5 Signs You May Be Developing Gum Disease

Gum disease is a common problem that will affect most American adults at some point in their lives. According to the Centers for Disease Control and Prevention (CDC), more than 40% of Americans over the age of 30 will develop gum disease. The risks of developing it increase dramatically with age, and at least 70% of Americans will have some form of gum disease by age 65. 

When caught and treated early, gum (also known as periodontal) disease can be reversed, and it usually doesn’t lead to long-term damage. However as the disease progresses, it causes permanent damage to the bone and soft tissues that support the teeth and gums, increasing the risk of tooth loss. 

At The Beverly Hills Center for Advanced Dental Implants and Periodontology, periodontist Dr. Jean-Jacques Elbaz and his team offer several treatment options for every stage of gum disease, including periodontal surgery in severe cases. 

Here are five of the most common signs and symptoms of gum disease. If you suspect that you may have gum disease, schedule an appointment as soon as possible to limit the damage and help get your oral health back on track.

1. Your gums bleed when you brush and floss

Bleeding when brushing or flossing your teeth may mean you have gingivitis. While you shouldn’t ignore bleeding gums, the good news is that gingivitis is the earliest stage of gum disease and can be treated, so you won’t have to worry about permanent damage if you see your dentist and continue practicing good oral hygiene. This stage is reversible with treatment.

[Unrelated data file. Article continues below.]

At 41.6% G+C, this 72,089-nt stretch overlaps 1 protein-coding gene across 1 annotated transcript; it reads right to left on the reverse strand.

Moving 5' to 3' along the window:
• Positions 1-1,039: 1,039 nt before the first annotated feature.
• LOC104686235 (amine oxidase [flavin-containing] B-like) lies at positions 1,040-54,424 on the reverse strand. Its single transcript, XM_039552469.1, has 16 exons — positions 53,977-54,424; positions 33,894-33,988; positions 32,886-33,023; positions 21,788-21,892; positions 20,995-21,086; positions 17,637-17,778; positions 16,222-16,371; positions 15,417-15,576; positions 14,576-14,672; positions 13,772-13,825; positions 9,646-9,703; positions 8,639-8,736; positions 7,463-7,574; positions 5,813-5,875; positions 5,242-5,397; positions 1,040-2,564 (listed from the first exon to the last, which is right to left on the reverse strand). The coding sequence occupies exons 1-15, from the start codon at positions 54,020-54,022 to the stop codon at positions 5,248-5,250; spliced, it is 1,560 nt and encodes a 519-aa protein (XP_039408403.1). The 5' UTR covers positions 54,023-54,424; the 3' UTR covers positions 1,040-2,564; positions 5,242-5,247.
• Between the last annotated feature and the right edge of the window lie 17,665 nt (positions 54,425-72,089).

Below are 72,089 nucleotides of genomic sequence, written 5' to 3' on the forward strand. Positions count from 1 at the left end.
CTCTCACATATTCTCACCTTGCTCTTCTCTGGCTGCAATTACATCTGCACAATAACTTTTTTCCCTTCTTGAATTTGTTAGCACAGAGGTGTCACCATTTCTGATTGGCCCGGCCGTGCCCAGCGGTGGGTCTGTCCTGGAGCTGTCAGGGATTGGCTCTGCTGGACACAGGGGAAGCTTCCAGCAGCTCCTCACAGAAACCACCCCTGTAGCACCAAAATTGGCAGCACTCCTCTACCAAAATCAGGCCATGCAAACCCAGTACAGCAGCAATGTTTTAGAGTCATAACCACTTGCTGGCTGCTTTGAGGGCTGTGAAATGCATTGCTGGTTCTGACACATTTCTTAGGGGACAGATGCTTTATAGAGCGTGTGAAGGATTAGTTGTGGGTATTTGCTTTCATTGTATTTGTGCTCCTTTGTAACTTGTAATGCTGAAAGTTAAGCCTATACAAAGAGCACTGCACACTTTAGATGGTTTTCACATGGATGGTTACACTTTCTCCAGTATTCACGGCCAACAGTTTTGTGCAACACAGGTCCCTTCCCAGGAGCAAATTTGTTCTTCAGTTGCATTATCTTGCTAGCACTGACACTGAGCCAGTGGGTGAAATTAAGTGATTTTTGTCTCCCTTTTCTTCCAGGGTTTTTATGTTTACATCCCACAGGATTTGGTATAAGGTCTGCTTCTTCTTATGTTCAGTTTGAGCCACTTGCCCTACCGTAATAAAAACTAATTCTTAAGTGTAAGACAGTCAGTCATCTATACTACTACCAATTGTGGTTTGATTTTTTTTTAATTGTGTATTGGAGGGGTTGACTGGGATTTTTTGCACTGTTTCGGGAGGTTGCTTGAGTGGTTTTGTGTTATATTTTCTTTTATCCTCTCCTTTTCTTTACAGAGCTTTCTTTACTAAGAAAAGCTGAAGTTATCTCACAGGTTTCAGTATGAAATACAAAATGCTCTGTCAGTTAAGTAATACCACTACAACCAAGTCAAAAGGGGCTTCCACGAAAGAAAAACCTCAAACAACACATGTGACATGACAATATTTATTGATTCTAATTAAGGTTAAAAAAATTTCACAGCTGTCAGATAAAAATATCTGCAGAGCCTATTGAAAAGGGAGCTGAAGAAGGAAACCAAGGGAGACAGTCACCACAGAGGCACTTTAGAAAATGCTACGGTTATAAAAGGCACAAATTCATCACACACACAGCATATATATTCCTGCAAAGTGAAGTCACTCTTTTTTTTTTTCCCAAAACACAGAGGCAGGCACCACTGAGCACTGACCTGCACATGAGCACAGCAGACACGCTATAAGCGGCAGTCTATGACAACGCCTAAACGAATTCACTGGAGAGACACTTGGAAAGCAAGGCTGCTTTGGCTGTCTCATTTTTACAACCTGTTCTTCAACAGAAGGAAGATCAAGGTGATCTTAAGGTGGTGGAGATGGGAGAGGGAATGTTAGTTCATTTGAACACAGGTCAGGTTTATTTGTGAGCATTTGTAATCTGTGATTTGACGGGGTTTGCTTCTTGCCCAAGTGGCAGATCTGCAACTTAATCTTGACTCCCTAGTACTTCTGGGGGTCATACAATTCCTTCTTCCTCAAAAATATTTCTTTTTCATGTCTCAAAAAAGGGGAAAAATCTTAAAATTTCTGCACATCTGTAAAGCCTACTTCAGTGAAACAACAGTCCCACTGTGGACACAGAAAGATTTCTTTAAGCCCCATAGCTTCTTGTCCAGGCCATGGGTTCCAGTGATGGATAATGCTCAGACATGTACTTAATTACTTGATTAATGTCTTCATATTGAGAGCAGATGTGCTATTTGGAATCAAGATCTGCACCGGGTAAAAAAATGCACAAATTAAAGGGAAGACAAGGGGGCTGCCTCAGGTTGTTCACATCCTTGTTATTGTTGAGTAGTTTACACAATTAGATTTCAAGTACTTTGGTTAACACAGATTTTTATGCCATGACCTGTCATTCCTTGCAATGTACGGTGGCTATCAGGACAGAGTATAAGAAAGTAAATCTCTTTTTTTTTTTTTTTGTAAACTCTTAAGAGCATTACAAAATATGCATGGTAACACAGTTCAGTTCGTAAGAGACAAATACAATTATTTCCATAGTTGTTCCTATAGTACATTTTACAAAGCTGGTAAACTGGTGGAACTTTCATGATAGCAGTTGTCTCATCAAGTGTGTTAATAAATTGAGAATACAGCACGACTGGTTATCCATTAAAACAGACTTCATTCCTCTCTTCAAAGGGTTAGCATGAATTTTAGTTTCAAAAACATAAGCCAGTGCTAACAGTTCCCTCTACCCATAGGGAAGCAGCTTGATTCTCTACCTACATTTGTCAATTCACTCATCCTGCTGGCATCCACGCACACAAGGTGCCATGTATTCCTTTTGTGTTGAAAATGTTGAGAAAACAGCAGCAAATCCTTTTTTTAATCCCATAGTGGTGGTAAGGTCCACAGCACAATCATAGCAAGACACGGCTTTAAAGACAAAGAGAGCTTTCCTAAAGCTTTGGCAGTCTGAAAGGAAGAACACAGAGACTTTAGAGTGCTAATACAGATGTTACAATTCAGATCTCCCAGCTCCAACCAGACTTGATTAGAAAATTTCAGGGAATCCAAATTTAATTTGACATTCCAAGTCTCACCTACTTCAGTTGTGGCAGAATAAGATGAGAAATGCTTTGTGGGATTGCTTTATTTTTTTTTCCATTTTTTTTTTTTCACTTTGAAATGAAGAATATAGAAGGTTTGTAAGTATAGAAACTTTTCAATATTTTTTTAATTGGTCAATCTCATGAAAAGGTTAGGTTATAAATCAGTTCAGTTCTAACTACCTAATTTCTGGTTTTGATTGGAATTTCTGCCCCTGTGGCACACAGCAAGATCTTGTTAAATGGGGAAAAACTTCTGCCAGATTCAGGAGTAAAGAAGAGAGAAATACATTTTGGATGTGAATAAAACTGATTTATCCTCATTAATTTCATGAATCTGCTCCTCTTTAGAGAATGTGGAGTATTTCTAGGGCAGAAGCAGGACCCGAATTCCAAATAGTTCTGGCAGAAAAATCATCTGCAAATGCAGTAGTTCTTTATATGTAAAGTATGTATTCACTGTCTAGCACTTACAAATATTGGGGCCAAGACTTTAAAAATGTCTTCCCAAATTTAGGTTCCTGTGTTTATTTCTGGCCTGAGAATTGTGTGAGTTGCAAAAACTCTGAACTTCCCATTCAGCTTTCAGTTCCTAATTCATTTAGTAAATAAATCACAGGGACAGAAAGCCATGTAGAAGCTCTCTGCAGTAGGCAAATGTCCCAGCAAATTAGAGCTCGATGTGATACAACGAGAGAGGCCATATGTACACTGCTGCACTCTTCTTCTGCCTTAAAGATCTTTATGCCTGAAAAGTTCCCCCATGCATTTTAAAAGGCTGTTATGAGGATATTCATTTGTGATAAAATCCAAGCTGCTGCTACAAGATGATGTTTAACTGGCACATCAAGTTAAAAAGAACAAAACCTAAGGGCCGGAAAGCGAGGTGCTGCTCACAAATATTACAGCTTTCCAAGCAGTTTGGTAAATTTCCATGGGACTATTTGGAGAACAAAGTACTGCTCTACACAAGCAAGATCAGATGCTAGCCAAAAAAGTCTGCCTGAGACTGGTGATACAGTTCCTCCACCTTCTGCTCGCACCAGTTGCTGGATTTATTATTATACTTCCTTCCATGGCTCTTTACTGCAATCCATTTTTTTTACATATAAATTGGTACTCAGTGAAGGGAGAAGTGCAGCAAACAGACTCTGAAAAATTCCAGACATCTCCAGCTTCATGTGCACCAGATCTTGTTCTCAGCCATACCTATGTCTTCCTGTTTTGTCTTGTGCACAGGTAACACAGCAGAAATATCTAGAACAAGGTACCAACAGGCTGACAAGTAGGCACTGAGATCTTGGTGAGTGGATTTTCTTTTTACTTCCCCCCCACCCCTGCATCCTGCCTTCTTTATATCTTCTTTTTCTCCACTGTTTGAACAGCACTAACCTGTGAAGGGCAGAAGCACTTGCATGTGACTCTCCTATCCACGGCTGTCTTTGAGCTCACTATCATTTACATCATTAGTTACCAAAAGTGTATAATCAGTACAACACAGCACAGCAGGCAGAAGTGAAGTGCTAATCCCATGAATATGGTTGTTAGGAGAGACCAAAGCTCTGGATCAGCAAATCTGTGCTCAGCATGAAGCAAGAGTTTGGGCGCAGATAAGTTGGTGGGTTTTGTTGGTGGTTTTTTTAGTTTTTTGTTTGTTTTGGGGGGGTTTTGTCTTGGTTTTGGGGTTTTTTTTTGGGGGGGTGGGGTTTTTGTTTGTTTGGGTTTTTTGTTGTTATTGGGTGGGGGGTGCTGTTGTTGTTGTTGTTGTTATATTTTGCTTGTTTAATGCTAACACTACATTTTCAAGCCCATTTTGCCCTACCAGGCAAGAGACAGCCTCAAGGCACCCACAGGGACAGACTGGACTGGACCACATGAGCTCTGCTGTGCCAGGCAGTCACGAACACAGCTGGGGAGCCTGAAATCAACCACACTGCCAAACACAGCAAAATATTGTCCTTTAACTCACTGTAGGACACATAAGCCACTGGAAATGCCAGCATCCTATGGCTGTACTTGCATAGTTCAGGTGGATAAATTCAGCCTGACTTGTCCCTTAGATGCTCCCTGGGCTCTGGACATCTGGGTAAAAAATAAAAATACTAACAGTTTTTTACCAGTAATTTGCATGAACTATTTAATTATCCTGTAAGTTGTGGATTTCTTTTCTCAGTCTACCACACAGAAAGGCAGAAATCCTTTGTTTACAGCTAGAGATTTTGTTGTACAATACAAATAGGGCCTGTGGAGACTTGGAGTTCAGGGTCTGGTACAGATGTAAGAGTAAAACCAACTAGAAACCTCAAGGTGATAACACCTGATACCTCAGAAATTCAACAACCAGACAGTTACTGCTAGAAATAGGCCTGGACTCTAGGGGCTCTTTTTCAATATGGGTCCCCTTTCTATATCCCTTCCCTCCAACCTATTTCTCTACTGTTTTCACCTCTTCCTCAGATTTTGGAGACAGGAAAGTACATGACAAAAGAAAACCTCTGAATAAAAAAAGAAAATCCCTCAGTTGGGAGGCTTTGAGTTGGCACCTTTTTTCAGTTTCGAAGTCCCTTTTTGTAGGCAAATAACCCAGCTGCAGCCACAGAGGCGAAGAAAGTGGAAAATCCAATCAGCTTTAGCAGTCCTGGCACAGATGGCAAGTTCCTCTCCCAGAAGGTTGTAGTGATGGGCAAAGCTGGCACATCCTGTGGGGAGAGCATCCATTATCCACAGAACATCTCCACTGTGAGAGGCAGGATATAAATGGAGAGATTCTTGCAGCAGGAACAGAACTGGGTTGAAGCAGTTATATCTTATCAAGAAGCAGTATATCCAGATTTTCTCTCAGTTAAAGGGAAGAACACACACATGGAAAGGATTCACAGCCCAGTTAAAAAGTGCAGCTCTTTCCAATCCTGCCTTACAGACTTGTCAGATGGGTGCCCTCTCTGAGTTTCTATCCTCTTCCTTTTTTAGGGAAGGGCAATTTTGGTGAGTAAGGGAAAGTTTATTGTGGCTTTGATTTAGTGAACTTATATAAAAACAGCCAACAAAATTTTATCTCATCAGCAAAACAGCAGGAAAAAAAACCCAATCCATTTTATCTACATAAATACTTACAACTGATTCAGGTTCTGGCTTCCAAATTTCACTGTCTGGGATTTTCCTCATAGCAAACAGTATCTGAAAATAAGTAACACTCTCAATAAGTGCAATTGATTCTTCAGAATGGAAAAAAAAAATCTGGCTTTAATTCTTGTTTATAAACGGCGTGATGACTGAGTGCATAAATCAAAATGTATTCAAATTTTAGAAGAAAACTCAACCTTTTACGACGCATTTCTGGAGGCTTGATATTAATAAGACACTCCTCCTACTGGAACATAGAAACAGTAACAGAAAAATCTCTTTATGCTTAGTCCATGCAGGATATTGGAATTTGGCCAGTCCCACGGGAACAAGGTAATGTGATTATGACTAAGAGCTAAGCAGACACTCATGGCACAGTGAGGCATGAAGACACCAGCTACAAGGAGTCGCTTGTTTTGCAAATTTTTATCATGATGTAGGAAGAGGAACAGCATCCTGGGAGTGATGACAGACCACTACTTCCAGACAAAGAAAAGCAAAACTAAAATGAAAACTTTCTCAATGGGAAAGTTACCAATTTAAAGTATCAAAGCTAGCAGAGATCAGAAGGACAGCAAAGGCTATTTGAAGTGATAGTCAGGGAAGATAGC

2. You have dark red, swollen gums

Periodontal disease results from inflammation due to plaque and tartar buildup. If your gums are a dark red color and feel swollen or tender, you may have gum disease. The next stage of gum disease after gingivitis is periodontitis. It can cause permanent damage if left untreated. This stage is non-reversible.

3. You have bad breath

People can develop bad breath for a number of reasons, but if you find that you suddenly have bad breath that isn’t caused by your diet or another issue, it could be a sign of gum disease.

4. Your gums are receding

As plaque and tartar harden and accumulate below the gumline, they can create pockets that increase the risk of infection and cause the gums to separate from your teeth, known as receding gums. This can be difficult to spot on your own, but if you notice that your teeth appear longer than usual (the root is exposed) or have pulled away from the gums, schedule an appointment for a dental exam to rule out gum disease.

5. Your gums are infected

Pus around a tooth or sores on your gums are a sign of periodontitis. 

How to protect your teeth and gums from periodontal disease

The best way to protect yourself from gum disease is to practice good oral hygiene, eat a healthy diet, avoid tobacco, and go to the dentist for regular check ups and cleanings every six months, or as recommended by your dentist. Please note that in many instances, people with periodontal disease don’t experience any pain and the disease is diagnosed in a dental office.

The sooner you get treatment for gum disease, the less likely you are to suffer from permanent damage to your teeth and gums and the less extensive/expensive your treatment will be. For more information about gum disease prevention and the treatment options available to you at the Beverly Hills Center for Advanced Dental Implants and Periodontology, call us today at 310-846-9482 or schedule online with Dr. Elbaz.

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